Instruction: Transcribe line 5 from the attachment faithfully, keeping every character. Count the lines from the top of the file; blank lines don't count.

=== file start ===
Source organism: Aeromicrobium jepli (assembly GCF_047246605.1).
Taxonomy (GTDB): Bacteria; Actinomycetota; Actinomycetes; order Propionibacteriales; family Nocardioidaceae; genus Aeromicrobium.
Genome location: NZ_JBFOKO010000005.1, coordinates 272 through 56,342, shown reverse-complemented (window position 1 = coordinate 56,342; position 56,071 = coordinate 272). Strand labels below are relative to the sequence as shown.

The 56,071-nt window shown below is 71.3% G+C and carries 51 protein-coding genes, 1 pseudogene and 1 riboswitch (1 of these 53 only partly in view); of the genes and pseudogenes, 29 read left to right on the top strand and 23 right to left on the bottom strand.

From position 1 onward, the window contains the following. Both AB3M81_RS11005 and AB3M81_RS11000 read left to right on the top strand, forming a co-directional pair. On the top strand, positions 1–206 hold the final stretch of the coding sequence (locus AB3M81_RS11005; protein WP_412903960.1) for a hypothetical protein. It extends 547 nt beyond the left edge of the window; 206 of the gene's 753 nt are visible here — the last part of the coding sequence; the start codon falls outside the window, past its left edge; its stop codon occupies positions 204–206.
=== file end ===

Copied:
From position 1 onward, the window contains the following. Both AB3M81_RS11005 and AB3M81_RS11000 read left to right on the top strand, forming a co-directional pair. On the top strand, positions 1–206 hold the final stretch of the coding sequence (locus AB3M81_RS11005; protein WP_412903960.1) for a hypothetical protein. It extends 547 nt beyond the left edge of the window; 206 of the gene's 753 nt are visible here — the last part of the coding sequence; the start codon falls outside the window, past its left edge; its stop codon occupies positions 204–206.